Welcome New Faculty & Staff

The EMS Energy Institute welcomes the following new members who have joined the Institute since our last publication. 

Jeffrey R. S. BrownsonJeffrey R. S. Brownson 
Associate Professor 
Energy and Mineral Engineering

Jeffrey Brownson joined the faculty of the John and Willie Leone Family Department of Energy and Mineral Engineering (EME) in the summer of 2007. He began a joint appointment in the EMS Energy Institute in 2014. Brownson offers a unique background as a materials scientist for solar energy conversion systems, having completed his degrees in geoscience, materials science, and environmental chemistry. His research focuses on photovoltaic materials and systems design and deals with synthesis and characterization of inorganic photovoltaic materials, sustainable materials design for energy conversion; system-integrative photovoltaics (SIPV); and system scale transient energy simulations for buildings and for network (electrical grid) deployment of solar technologies. 

Angelita JohnsonAngelita Johnson
Administrative Support Assistant
EMS Energy Institute

Angelita (Angel) Johnson is the assistant to the director of the EMS Energy Institute. She schedules meetings, meeting rooms, conference calls, and catering. She also handles travel arrangements and reimbursements for the director as well as other faculty and students. In addition, she processes research supply and equipment orders, makes fleet vehicle reservations, distributes visitor parking permits, and orders office supplies. She is in charge of all gas cylinder ordering.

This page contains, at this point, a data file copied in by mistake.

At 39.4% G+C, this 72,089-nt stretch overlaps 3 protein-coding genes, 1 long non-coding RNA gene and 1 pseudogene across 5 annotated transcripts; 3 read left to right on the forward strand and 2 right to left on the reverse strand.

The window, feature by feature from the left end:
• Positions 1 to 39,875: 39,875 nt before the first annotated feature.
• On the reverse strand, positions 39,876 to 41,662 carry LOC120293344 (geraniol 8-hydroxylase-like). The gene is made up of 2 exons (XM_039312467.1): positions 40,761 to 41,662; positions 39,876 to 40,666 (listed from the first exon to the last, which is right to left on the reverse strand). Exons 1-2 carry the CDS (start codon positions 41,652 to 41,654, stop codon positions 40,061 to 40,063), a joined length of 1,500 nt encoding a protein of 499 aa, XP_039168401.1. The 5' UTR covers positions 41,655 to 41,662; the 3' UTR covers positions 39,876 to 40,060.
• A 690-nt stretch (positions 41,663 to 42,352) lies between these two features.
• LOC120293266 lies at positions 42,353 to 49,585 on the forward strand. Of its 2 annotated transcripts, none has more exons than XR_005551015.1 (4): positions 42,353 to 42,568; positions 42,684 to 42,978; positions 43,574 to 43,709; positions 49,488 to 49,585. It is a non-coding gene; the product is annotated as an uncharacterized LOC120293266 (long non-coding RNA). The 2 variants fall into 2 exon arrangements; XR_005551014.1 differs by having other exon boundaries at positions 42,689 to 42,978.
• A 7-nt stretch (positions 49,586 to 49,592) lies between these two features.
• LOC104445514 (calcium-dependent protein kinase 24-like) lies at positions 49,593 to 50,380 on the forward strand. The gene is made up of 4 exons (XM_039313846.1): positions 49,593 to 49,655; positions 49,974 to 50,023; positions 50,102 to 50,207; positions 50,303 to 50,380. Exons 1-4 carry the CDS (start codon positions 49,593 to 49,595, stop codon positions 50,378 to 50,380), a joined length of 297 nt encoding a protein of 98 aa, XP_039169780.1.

Mort WebsterMort Webster
Associate Professor
Energy and Mineral Engineering

Mort Webster specializes in risk analysis, uncertainty analysis, and decision-making under uncertainty. Current research projects include stochastic dynamic modeling of the electric power system focusing on the integration of intermittent renewable generation, modeling technological change as a stochastic process and implications for near-term R&D portfolios, and flexible air quality strategies under uncertainty using integrated economic/energy/chemistry regional models. Prior to joining Penn State, Webster was assistant and associate professor of engineering systems at the Massachusetts Institute of Technology and assistant professor of public policy at the University of North Carolina at Chapel Hill. He received a doctoral degree in engineering systems and a master’s degree in technology and policy from MIT, and a bachelor’s degree in computer science and engineering from the University of Pennsylvania.

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